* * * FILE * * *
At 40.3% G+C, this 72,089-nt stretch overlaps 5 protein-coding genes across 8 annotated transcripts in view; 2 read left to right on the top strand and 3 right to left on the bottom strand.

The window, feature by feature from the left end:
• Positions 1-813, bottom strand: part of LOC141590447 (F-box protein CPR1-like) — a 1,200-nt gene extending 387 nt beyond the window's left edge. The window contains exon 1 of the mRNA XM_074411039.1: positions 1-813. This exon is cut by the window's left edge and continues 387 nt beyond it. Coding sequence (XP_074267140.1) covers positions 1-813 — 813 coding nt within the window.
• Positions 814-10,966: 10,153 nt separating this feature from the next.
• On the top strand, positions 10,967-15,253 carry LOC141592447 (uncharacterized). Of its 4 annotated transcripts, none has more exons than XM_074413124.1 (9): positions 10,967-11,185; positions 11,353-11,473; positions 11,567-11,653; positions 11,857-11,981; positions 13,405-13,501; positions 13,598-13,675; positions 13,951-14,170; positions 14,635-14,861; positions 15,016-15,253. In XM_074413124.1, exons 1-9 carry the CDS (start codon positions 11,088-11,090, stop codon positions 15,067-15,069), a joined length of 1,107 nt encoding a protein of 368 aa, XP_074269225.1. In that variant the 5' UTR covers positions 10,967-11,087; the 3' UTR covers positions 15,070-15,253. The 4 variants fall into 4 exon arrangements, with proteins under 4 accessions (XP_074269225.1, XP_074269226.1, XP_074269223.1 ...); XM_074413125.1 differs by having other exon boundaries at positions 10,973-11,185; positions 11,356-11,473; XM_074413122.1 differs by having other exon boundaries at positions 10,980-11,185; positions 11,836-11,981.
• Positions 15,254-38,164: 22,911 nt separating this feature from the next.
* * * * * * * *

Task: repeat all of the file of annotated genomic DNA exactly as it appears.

At 40.3% G+C, this 72,089-nt stretch overlaps 5 protein-coding genes across 8 annotated transcripts in view; 2 read left to right on the top strand and 3 right to left on the bottom strand.

The window, feature by feature from the left end:
• Positions 1-813, bottom strand: part of LOC141590447 (F-box protein CPR1-like) — a 1,200-nt gene extending 387 nt beyond the window's left edge. The window contains exon 1 of the mRNA XM_074411039.1: positions 1-813. This exon is cut by the window's left edge and continues 387 nt beyond it. Coding sequence (XP_074267140.1) covers positions 1-813 — 813 coding nt within the window.
• Positions 814-10,966: 10,153 nt separating this feature from the next.
• On the top strand, positions 10,967-15,253 carry LOC141592447 (uncharacterized). Of its 4 annotated transcripts, none has more exons than XM_074413124.1 (9): positions 10,967-11,185; positions 11,353-11,473; positions 11,567-11,653; positions 11,857-11,981; positions 13,405-13,501; positions 13,598-13,675; positions 13,951-14,170; positions 14,635-14,861; positions 15,016-15,253. In XM_074413124.1, exons 1-9 carry the CDS (start codon positions 11,088-11,090, stop codon positions 15,067-15,069), a joined length of 1,107 nt encoding a protein of 368 aa, XP_074269225.1. In that variant the 5' UTR covers positions 10,967-11,087; the 3' UTR covers positions 15,070-15,253. The 4 variants fall into 4 exon arrangements, with proteins under 4 accessions (XP_074269225.1, XP_074269226.1, XP_074269223.1 ...); XM_074413125.1 differs by having other exon boundaries at positions 10,973-11,185; positions 11,356-11,473; XM_074413122.1 differs by having other exon boundaries at positions 10,980-11,185; positions 11,836-11,981.
• Positions 15,254-38,164: 22,911 nt separating this feature from the next.